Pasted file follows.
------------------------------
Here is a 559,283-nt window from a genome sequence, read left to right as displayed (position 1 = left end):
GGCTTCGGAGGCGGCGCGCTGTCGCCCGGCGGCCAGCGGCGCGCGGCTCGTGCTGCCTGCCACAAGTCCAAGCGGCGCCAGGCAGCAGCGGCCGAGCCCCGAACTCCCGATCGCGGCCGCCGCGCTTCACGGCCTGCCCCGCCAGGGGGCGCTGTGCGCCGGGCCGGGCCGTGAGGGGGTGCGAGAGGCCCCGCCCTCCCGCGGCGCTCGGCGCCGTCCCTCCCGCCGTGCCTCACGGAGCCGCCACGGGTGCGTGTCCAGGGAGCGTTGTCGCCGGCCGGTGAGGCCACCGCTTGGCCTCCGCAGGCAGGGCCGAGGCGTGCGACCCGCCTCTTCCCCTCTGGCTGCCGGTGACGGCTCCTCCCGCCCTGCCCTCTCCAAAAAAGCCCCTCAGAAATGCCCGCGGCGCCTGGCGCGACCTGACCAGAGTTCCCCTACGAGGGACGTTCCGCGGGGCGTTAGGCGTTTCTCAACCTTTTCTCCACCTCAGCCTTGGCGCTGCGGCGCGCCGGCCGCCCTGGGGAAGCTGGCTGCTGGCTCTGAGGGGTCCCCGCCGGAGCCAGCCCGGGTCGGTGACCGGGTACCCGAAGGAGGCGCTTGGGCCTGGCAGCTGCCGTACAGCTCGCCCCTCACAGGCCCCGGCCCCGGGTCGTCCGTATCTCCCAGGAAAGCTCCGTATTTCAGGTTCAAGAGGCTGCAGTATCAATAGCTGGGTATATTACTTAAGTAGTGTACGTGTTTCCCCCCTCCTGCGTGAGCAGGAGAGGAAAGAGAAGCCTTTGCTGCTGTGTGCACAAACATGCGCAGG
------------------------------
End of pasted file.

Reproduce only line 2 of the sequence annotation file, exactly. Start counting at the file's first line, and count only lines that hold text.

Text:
GGCTTCGGAGGCGGCGCGCTGTCGCCCGGCGGCCAGCGGCGCGCGGCTCGTGCTGCCTGCCACAAGTCCAAGCGGCGCCAGGCAGCAGCGGCCGAGCCCCGAACTCCCGATCGCGGCCGCCGCGCTTCACGGCCTGCCCCGCCAGGGGGCGCTGTGCGCCGGGCCGGGCCGTGAGGGGGTGCGAGAGGCCCCGCCCTCCCGCGGCGCTCGGCGCCGTCCCTCCCGCCGTGCCTCACGGAGCCGCCACGGGTGCGTGTCCAGGGAGCGTTGTCGCCGGCCGGTGAGGCCACCGCTTGGCCTCCGCAGGCAGGGCCGAGGCGTGCGACCCGCCTCTTCCCCTCTGGCTGCCGGTGACGGCTCCTCCCGCCCTGCCCTCTCCAAAAAAGCCCCTCAGAAATGCCCGCGGCGCCTGGCGCGACCTGACCAGAGTTCCCCTACGAGGGACGTTCCGCGGGGCGTTAGGCGTTTCTCAACCTTTTCTCCACCTCAGCCTTGGCGCTGCGGCGCGCCGGCCGCCCTGGGGAAGCTGGCTGCTGGCTCTGAGGGGTCCCCGCCGGAGCCAGCCCGGGTCGGTGACCGGGTACCCGAAGGAGGCGCTTGGGCCTGGCAGCTGCCGTACAGCTCGCCCCTCACAGGCCCCGGCCCCGGGTCGTCCGTATCTCCCAGGAAAGCTCCGTATTTCAGGTTCAAGAGGCTGCAGTATCAATAGCTGGGTATATTACTTAAGTAGTGTACGTGTTTCCCCCCTCCTGCGTGAGCAGGAGAGGAAAGAGAAGCCTTTGCTGCTGTGTGCACAAACATGCGCAGG